Coun­try Gar­den

A slop­ing, ne­glected plot over­run with rab­bits would be too much of a chal­lenge for some, but gar­den de­signer Kristina Clode was un­de­terred, us­ing clever zon­ing and plant­ing com­bi­na­tions to cre­ate her ru­ral idyll

Homes & Gardens - - CONTENTS - WORDS Stephanie Ma­hon PHO­TO­GRAPHS an­naick Guit­teny

The owner - and de­signer - of an East Sus­sex gar­den has drawn in­spi­ra­tion from wild mead­ows and the bor­rowed coun­try land­scape, re­sult­ing in a re­lax­ing haven.

Kristina Clode left Lon­don 10 years ago for an East Sus­sex cot­tage, to make her gar­den dreams come true. ‘We bought the house be­cause of the gar­den,’ she says. ‘I was look­ing for a project – a blank can­vas – and I had quite a long wish list.’ The gar­den de­signer loved the ru­ral set­ting and grounds of al­most half an acre, and opted to look past the run­down house, the slop­ing site and an odd col­lec­tion of build­ings, in­clud­ing an Ed­war­dian steam pump house and a de­com­mis­sioned nu­clear bunker. The over­grown gar­den was cov­ered in bram­bles and over­run with rab­bits, but it had charm.

Kristina, who orig­i­nally trained in fash­ion, went to study at Capel Manor be­fore work­ing for sev­eral gar­den de­sign com­pa­nies. Her knowl­edge and ex­pe­ri­ence meant she could iden­tify what she should do to make her new plot work. ‘It was all one gar­den with the house plonked in the mid­dle,’ she says, ‘and I wanted a sep­a­rate front gar­den and gar­den rooms. That would take you on a jour­ney around the gar­den, and you wouldn’t see ev­ery­thing all at once.’

To get rid of the rab­bits, she re­did all the bound­ary fences, adding wire sunk a foot be­low the ground. ‘Most of the struc­ture was put in when we did a two-storey ex­ten­sion in 2010 – the builders ter­raced some ar­eas, put paths down and dug out a pond. Then we tack­led each sec­tion a bit at a time.’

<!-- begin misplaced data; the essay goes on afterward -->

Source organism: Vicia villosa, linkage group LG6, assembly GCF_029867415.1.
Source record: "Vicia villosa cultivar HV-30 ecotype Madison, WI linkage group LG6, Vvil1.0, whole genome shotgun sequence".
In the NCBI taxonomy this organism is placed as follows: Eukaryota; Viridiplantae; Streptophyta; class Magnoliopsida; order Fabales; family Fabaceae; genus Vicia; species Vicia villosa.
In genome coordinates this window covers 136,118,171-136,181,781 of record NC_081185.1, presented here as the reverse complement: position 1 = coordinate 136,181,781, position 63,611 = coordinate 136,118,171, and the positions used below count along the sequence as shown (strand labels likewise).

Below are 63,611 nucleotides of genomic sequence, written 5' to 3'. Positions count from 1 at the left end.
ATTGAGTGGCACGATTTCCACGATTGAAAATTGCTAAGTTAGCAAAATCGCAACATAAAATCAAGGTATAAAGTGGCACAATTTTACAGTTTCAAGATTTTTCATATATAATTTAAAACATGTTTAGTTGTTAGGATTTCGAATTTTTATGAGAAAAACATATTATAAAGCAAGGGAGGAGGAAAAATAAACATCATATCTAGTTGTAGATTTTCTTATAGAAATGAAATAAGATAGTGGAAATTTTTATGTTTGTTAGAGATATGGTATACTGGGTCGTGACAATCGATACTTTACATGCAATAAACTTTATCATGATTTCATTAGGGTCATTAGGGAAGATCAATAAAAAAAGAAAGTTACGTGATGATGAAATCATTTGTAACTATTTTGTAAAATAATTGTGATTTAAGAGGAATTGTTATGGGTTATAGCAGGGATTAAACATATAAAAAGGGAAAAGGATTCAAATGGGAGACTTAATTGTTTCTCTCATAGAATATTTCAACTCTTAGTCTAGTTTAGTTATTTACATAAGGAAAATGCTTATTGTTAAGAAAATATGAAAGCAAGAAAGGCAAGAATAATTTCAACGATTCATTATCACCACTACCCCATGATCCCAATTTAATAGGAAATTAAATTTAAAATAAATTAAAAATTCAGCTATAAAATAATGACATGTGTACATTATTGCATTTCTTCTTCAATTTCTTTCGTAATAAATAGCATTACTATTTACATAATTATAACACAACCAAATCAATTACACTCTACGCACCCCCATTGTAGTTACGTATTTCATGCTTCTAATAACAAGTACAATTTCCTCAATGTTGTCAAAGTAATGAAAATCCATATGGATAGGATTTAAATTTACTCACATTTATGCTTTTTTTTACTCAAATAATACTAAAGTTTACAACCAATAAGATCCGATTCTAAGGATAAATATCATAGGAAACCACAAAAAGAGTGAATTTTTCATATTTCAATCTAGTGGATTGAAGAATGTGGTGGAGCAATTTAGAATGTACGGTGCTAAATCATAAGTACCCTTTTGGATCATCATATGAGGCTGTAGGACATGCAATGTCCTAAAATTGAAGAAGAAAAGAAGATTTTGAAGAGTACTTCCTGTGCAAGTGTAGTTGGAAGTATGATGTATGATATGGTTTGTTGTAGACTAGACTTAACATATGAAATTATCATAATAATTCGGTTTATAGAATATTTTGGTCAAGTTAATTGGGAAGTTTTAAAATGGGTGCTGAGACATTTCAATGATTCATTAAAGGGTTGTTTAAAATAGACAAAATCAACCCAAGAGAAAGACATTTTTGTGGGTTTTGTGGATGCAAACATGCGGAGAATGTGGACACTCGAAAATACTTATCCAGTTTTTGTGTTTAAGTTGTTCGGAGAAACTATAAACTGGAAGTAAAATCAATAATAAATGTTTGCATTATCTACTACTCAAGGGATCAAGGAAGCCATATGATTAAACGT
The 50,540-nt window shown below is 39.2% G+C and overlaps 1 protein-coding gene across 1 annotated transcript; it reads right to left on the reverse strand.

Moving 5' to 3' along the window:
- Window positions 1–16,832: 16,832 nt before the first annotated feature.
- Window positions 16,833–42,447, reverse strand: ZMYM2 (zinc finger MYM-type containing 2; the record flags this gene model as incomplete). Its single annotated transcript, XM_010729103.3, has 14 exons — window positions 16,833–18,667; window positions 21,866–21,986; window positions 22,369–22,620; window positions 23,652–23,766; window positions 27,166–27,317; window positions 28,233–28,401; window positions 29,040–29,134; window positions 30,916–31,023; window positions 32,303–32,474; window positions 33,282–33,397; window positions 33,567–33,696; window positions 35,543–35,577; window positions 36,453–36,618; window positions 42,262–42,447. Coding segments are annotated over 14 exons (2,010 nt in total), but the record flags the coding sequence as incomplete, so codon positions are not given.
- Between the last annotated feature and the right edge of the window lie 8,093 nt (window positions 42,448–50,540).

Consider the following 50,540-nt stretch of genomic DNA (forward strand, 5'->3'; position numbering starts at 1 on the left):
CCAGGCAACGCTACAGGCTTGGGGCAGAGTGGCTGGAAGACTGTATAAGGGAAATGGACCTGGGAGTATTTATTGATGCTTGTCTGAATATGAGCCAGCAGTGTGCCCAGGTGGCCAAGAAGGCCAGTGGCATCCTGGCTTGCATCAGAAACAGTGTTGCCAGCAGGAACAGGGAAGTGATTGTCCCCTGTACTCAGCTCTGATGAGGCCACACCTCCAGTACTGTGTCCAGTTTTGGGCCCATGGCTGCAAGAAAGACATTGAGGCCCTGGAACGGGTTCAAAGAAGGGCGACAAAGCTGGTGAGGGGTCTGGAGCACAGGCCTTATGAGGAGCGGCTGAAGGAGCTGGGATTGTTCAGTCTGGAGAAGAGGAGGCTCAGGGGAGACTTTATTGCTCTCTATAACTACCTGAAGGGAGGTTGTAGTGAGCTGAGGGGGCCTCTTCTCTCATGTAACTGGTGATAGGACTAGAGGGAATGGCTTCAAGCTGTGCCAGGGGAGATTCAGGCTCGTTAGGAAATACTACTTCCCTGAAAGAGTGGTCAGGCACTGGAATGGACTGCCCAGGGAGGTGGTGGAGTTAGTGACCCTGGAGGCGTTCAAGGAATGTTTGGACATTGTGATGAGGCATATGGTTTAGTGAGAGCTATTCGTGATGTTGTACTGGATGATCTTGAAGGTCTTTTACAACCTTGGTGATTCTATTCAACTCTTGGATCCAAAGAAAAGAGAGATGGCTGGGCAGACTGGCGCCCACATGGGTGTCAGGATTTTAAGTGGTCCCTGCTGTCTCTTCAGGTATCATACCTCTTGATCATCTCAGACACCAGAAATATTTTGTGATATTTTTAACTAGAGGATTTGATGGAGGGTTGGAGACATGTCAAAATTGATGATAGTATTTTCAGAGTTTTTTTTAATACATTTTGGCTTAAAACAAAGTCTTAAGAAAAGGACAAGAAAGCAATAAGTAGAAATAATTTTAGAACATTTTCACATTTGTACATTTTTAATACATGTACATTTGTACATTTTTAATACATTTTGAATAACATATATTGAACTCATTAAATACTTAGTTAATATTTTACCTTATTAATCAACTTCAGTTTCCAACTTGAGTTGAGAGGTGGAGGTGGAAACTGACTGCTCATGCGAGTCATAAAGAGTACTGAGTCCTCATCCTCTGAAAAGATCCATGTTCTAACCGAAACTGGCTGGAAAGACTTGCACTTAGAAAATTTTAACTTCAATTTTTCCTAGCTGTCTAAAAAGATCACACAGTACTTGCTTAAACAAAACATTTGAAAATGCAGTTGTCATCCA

Now, the front gar­den has a wild­flower meadow, which is in full bloom when Kristina opens the gar­den to vis­i­tors each June. Loosely planted or­na­men­tal borders around it

of­fer in­ter­est once the meadow is cut down. Con­tin­u­ing the wild theme, the pond is now home to newts and dragon­flies.

Along­side the house lies the fire cir­cle and a large ter­race. Con­tin­u­ing through to the back gar­den, a cir­cu­lar bed cre­ates the frame­work for a for­mal flower gar­den, next to which is a glass dome left by the pre­vi­ous in­hab­i­tants, and the green­house where Kristina raises veg­etable plants and an­nu­als.

The main fo­cal point be­hind the house is a huge old ap­ple tree with a swing. ‘Ev­ery­one is amazed by it, be­cause it’s hol­low, but still pro­duces hun­dreds of ap­ples.’ There are more seat­ing ar­eas nearby, with an up­per pa­tio out­side the con­ser­va­tory and a per­gola, smoth­ered in wis­te­ria in spring. From there, a large lawn sweeps down to more borders, and reaches across to the veg­etable patch and fruit cage.

Mak­ing this gar­den led to other projects, and Kristina has now set up her own prac­tice. She will al­ways be grate­ful, how­ever, to have had the chance to cre­ate her own lit­tle piece of heaven. ‘When you are a de­signer, you stick to the client’s brief,’ she says, ‘so it’s lovely to have a space to make what I want, that has all the plants I’ve al­ways wanted to grow.’

I wanted gar­den rooms to take you on a jour­ney and you wouldn’t see ev­ery­thing at once.ó

The fire cir­cle is a shel­tered space where Kristina and her fam­ily likes to sit in the last of the sun­shine. It is planted withPan­icum vir­ga­tum ‘Rubrum’ and yel­low Sol­idago ru­gosa ‘Fire­cracker’.

Raised beds and brick paths form the veg­etable patch, while in the borders (be­low right) au­tumn in­ter­est is pro­vided by Ac­taeasim­plex (Atrop­ur­purea Group) ‘Brunette’ and aster ‘Lit­tle Car­low’.

The pond is sur­rounded by Mis­cant­hus sinen­sis‘Malepar­tus’, Eu­pa­to­riumpur­pureum ‘Glut­ball’ and Darmera peltata.

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